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Publication numberUS6194549 B1
Publication typeGrant
Application numberUS 09/123,446
Publication dateFeb 27, 2001
Filing dateJul 28, 1998
Priority dateAug 27, 1993
Fee statusLapsed
Also published asCA2170352A1, DE69430846D1, DE69430846T2, EP0714510A1, EP0714510A4, EP0714510B1, US5786160, WO1995006247A1
Publication number09123446, 123446, US 6194549 B1, US 6194549B1, US-B1-6194549, US6194549 B1, US6194549B1
InventorsPaul Anderson, Eric Vivier
Original AssigneeDana-Farber Cancer Institute
Export CitationBiBTeX, EndNote, RefMan
External Links: USPTO, USPTO Assignment, Espacenet
Natural killer cell-specific antigen and antibodies that identify the same
US 6194549 B1
Abstract
A novel natural killer cell-specific molecule, designated as PEN5, consisting essentially of a glycoprotein pair called PEN5α and PEN5β, having apparent molecular weights of 120-150 and 210-245 kdal, respectively. Monoclonal antibodies, including immunoreactive fragments and derivatives thereof, that bind to unique epitopes present on this NK, cell-specific molecule; hybridomas that produce the monoclonal antibodies; methods of using the antibodies and fragments and derivatives; and methods for detecting and/or removing natural killer cells from a sample containing a mixed population of cells are also provided.
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Claims(6)
What is claimed is:
1. A partially purified preparation of PEN5.
2. A partially purified preparation of enzymatically deglycosylated PEN5.
3. A partially purified preparation of PEN5α.
4. A partially purified preparation of enzymatically deglycosylated PEN5α.
5. A partially purified preparation of PEN5β.
6. A partially purified preparation of enzymatically deglycosylated PEN5β.
Description
CROSS REFERENCE TO RELATED APPLICATION

The present application is a divisional application of Ser. No. 08/484,748 filed Jun. 7, 1995 now issued as U.S. Pat. No. 5,786,160 on Jul. 28, 1998, which is a continuation-in-part of Ser. No. 08/113,170 filed Aug. 27, 1993, now abandoned; and is a continuation of PCT/US94/09714 filed Aug. 26, 1994, now in the national stage.

STATEMENT OF GOVERNMENT RIGHTS IN INVENTION

This work was supported by a National Institutes of Health grant, CA53595. The government of the United States of America has certain rights to this invention.

FIELD OF THE INVENTION

The invention relates to novel cell surface structures that are selectively expressed on a subpopulation of natural killer cells and to antibodies that bind to unique epitopes on these structures.

BACKGROUND OF THE INVENTION

Natural killer cells (hereinafter sometimes referred to as “NK cells”) are large granular lymphocytes (“LGLs”) comprising 2-15% of peripheral blood mononuclear cells in healthy individuals. Although NK cells do not rearrange or express either of the known T cell receptor complexes, they can recognize and kill certain virus-infected and transformed cells in a non-MHC-restricted fashion, without prior sensitization. With the exception of CD16, an Fc receptor for immunoglobulin that recognizes antibody-coated target cells, the NK cell surface receptors responsible for target cell recognition have not been identified. The lack of a defining surface receptor requires NK cells to be identified by a combination of phenotypic and functional characteristics.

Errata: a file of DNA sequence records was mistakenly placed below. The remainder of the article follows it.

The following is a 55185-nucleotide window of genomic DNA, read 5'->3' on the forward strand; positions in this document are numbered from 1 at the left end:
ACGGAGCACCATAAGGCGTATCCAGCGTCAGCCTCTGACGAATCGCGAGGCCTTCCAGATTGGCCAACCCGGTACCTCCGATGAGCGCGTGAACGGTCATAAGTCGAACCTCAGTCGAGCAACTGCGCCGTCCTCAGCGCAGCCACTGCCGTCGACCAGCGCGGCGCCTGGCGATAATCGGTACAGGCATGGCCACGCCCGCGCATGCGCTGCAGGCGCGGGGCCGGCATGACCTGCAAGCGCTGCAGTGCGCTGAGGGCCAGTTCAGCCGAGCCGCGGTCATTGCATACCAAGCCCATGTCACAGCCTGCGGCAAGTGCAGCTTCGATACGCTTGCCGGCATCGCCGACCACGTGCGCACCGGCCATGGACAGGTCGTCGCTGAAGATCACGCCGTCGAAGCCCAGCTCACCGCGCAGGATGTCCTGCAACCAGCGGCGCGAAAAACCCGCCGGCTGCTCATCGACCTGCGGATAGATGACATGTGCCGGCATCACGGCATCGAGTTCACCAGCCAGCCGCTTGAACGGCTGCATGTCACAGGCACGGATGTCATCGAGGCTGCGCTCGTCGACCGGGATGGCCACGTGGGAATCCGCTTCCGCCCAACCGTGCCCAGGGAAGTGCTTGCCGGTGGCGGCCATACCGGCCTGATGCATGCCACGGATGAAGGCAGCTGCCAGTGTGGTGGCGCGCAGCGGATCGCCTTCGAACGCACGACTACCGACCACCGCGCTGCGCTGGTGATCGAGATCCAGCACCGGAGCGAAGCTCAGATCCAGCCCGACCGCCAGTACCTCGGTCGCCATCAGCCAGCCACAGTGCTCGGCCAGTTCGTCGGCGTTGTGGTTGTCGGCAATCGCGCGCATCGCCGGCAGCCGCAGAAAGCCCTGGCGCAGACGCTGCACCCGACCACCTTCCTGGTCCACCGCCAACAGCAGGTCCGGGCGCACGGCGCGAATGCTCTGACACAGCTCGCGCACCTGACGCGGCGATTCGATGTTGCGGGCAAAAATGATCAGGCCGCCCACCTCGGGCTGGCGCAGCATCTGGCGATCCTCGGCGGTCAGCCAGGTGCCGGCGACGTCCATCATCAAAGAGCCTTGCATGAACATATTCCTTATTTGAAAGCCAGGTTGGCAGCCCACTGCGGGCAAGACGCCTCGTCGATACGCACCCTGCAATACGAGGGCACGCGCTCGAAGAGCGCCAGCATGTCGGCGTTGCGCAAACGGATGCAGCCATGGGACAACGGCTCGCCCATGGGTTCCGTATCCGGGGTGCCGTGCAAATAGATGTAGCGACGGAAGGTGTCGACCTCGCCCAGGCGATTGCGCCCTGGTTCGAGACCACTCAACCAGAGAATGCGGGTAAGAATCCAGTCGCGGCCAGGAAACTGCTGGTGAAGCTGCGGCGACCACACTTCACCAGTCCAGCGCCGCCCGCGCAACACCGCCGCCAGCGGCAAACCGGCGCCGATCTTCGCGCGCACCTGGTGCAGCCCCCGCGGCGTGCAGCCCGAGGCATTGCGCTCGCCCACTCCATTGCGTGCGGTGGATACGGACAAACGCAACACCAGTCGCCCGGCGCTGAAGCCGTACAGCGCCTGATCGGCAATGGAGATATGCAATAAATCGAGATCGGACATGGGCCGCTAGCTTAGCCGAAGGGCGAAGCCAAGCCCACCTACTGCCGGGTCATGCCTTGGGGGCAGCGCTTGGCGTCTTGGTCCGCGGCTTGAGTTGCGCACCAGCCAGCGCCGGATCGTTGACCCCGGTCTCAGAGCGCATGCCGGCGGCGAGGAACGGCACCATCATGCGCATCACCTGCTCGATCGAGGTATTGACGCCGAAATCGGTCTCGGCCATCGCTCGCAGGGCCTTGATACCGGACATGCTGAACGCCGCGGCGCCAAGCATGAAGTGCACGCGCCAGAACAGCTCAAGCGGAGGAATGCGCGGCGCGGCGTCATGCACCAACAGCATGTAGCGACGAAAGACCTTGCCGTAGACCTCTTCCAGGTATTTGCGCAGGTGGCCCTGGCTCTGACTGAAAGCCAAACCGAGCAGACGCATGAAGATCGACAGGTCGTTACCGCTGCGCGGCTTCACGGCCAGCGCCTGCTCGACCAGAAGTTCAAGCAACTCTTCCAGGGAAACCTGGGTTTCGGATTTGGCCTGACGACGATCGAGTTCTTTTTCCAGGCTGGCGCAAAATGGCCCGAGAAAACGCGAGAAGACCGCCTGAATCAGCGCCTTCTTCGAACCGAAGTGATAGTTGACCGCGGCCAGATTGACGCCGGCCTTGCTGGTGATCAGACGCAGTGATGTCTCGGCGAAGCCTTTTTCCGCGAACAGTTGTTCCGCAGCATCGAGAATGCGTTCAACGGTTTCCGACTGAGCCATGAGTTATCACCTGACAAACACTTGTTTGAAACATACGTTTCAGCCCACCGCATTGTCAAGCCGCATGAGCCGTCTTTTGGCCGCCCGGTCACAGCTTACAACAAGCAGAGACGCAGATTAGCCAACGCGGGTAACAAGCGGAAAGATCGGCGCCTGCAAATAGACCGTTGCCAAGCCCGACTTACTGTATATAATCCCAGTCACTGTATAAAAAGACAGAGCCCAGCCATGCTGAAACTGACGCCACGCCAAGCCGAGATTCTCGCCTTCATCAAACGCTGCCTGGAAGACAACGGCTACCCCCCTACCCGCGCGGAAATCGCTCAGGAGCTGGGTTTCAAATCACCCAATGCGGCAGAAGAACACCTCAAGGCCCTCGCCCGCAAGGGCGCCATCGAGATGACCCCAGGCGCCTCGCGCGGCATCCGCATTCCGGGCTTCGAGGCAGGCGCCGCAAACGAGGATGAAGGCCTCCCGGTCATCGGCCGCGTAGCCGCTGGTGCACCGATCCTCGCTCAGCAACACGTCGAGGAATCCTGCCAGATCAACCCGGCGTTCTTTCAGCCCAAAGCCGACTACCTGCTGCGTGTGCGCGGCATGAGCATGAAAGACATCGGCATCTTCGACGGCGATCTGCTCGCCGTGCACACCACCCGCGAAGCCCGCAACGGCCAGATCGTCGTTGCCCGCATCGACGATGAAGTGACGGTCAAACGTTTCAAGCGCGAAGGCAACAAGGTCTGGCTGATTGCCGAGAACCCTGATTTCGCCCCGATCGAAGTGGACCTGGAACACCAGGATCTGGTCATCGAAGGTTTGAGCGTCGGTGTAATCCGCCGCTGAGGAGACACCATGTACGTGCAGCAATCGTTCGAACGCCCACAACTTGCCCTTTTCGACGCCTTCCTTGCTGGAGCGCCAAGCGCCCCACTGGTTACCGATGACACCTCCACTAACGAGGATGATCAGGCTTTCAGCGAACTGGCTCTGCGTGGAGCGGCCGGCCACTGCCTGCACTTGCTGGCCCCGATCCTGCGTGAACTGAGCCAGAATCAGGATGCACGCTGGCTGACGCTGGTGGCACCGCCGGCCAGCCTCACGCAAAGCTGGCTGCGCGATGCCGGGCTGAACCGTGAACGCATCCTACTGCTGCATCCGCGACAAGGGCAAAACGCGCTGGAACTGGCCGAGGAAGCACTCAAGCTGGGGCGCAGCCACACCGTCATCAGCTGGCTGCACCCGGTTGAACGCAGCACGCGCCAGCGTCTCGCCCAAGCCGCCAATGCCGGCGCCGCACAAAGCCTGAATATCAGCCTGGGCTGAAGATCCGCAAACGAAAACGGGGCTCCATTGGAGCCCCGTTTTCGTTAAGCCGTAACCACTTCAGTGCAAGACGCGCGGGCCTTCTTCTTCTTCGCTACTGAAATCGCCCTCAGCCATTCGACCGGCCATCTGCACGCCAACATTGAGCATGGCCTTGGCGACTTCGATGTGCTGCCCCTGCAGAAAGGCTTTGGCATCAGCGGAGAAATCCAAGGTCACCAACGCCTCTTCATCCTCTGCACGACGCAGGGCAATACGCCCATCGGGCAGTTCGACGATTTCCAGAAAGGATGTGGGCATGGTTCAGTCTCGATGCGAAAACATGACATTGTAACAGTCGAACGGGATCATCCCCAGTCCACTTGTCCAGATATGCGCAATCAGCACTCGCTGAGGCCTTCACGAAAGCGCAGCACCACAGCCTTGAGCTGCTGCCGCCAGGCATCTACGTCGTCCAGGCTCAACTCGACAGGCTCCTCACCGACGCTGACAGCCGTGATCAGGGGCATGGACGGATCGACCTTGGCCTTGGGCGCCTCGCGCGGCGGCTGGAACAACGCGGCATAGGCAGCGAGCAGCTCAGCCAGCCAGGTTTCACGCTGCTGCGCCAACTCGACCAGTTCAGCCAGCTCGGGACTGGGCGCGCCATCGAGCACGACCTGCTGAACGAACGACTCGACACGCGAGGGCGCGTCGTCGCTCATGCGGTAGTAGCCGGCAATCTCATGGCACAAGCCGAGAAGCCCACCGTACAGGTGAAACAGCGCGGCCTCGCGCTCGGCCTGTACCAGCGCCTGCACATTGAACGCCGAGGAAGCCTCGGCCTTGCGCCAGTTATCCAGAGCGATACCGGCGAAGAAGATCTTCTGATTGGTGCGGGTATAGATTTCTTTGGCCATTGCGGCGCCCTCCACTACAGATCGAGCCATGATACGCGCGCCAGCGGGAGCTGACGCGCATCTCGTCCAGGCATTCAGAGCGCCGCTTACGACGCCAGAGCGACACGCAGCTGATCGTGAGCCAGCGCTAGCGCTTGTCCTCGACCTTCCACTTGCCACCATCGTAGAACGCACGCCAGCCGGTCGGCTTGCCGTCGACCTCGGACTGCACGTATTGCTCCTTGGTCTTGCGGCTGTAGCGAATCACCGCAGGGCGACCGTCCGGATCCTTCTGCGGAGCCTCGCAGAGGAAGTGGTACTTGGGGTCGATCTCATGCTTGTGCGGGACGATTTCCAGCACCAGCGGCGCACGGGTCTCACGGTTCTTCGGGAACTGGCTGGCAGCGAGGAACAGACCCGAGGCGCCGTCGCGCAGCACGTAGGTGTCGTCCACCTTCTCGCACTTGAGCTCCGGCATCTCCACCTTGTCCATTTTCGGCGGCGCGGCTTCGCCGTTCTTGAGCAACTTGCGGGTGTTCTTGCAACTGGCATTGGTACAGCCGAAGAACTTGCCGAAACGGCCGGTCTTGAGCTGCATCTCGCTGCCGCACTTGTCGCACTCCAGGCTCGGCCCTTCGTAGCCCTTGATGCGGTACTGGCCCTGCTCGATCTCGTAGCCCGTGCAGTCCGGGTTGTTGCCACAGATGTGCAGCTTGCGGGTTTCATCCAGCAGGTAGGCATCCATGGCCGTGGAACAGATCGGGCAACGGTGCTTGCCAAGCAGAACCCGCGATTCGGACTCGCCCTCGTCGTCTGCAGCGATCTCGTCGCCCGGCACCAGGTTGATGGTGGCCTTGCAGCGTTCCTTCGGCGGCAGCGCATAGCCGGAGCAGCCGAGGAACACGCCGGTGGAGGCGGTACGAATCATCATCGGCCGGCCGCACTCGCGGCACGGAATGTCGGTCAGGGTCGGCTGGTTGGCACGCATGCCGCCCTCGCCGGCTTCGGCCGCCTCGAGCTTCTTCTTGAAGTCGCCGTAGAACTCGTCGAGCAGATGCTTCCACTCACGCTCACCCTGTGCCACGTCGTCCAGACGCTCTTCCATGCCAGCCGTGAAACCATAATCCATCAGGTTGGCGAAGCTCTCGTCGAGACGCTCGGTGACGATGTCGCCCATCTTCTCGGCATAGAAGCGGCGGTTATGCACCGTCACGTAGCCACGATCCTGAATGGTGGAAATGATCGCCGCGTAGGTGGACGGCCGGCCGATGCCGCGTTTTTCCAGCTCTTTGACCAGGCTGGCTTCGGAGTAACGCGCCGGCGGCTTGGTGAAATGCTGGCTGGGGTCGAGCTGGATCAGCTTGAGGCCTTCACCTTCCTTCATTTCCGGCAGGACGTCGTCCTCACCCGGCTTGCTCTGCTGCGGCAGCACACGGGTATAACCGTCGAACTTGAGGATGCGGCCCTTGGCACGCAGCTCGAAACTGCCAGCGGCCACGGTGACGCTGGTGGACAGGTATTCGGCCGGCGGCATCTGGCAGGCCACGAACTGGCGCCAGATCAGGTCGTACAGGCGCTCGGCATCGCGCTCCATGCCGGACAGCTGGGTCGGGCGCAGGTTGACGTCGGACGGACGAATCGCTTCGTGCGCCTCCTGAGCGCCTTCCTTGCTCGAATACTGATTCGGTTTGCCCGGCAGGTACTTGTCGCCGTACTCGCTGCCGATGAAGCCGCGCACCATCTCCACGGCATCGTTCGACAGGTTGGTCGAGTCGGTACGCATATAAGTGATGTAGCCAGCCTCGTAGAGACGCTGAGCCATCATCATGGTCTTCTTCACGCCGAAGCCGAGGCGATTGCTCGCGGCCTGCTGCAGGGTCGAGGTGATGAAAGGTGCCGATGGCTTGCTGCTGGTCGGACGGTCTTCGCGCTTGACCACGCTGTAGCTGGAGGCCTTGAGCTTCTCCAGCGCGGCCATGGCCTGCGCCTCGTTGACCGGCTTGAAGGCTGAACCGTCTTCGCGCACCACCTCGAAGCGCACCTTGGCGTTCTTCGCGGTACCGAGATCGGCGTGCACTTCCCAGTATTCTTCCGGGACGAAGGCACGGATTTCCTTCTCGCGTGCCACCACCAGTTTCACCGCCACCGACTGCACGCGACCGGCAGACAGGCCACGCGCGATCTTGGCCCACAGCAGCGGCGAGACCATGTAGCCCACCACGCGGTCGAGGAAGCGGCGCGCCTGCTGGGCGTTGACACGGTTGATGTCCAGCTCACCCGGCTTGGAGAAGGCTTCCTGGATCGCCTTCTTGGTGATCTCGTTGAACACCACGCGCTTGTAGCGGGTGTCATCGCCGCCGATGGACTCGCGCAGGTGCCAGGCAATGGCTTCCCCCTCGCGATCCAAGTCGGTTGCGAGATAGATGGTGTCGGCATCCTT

Although most NE cells are CD3:TCR−, CD16+, CD56+ LGLs, there is considerable phenotypic and functional heterogeneity within this population (Trinchieri, Adv. Immunol., 47:187 (1989)). For example, the surface density of CD56 has been shown to define functionally distinct NK cell populations. CD56 bright NK cells are largely CD16 +, agranular lymphocytes deficient in cytolytic effector function that proliferate vigorously in response to exogenous IL-2. CD56 dim NK cells are CD16 + LGLs possessing potent cytolytic effector function that do not proliferate in response to IL-2. Because some T cells express both CD16 and CD56, these molecules, by themselves, cannot define the NK cell population. (Trinchieri, 1989). Furthermore, because the expression of CD56 on the functionally differentiated population of NK cells is low, monoclonal antibodies reactive with CD56 cannot be used to reliably distinguish this subpopulation of NK cells from other cells in a sample.

It is an object of the present invention to identify a novel cell surface structure that is preferentially expressed on functionally differentiated natural killer cells, which can be used to reliably identify this subpopulation of peripheral blood mononuclear cells.

It is another object of the invention to provide antibodies that will bind to unique epitopes present on a cell surface structure selectively expressed on functionally differentiated NK cells.

SUMMARY OF THE INVENTION